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Thread: (Broken) Heart of Gold

  1. #11
    Group 3 Studmuffin Sanity Check's Avatar
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    I'd still credit the skipper and crew for sharing the live video and suspect that other generally well-sailed boats might appear to be less well-sailed when watched under the cold clear eye of unedited CCTV.

    Anyhow, not to diminish the comment above regarding corrosion, but it occurs to me to ask: is a vang of 16:1* excessive for such a boat? I see the value of enabling the smallest crew to put proper force on such a control even when they are reaching over their shoulder from the rail, etc., but has anyone devised a system for limiting the ultimate force from such tackle? Perhaps a heavy extension spring or some sort of slip clutch?

    It seems to me that if there is nearly a half-ton of pre-load on a vang and the boom crashes outward suddenly, even a new boom on a fast-moving boat is going to have trouble dealing with the upward bending stress as the main's leech snaps tight. Is that a valid thought?

    *might just be 12:1 but from another video of the boat it looks like four part tackle at the base of the mast.

  2. #12
    Sanity, agree with your point on everyone looks bad showing a video of that type of event. While I've never made a mistake, I have seen Rainer break 4 spinnaker poles trying to learn to sail a boat with more then just one sail.

    I think the focus on vang purchase is kind of missing the point. If you have a 1:1 vang and pull it on while going upwind with the mainsheet cranked you will break your boom if it's windy when you ease the main off to turn downwind. If you want to engineer protections into every system on the boat you will either have the worlds heaviest boat or one that can never be sailed to it's full potential. When someone is adjusting the vang they, or someone behind them, need to look at the sail and confirm it's trimmed properly. We used to write VOC (vang, outhaul, cunningham)- COV on the centerboards of the juniors to remind them (us) what to check prior to a mark rounding.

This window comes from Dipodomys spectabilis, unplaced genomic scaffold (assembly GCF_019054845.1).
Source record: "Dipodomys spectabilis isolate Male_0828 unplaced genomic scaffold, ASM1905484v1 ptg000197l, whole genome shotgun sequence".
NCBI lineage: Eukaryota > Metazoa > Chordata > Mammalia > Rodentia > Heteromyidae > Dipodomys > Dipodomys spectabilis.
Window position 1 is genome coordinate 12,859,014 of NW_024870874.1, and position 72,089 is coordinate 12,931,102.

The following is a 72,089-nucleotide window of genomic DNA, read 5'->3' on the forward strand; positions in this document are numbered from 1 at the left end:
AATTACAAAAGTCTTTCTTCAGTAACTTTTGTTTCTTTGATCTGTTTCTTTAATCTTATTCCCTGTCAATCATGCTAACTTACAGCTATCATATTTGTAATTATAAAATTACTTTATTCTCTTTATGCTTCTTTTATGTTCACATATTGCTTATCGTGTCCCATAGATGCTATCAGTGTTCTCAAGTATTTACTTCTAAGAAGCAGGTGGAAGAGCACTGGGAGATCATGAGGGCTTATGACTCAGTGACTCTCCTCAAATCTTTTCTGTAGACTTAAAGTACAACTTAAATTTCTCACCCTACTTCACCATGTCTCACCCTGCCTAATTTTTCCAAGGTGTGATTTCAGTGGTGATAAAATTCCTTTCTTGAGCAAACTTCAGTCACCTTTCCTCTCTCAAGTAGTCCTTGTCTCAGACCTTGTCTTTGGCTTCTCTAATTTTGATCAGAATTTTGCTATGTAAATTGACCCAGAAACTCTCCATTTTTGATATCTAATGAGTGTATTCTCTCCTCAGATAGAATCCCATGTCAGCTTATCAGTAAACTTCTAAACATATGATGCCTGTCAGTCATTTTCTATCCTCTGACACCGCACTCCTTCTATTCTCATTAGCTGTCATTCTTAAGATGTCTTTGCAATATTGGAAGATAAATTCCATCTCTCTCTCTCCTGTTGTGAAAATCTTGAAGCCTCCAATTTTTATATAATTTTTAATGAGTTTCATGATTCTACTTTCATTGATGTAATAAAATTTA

When things break on proven designs 99% of the time it's operator error or poor maintenance. Don't mean to knock the owner/crew but the video either showed one or both of those things. The cool thing about sailing is everyone always has more they can learn and the video should be a great learning tool for the boat and the rest of us that watch it.


    Back to the real point, I find the one for the doctor one for the bath approach works best for bath salts. The trick is to have someone throw the radio in the bath when the white rabbit peaks.

  3. #13
    Glad nobody was hurt and hope Joan gets her back on the water soon... Heart of Gold is a well-sailed boat with a nice crew! Sometimes these crazy equipment failures just happen, and glad it wasn't more major and that it didn't fall on someone!

  4. #14
    Group 3 Studmuffin Sanity Check's Avatar
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    She got a loaner boom and scored a bullet in her last race if I'm not mistaken.

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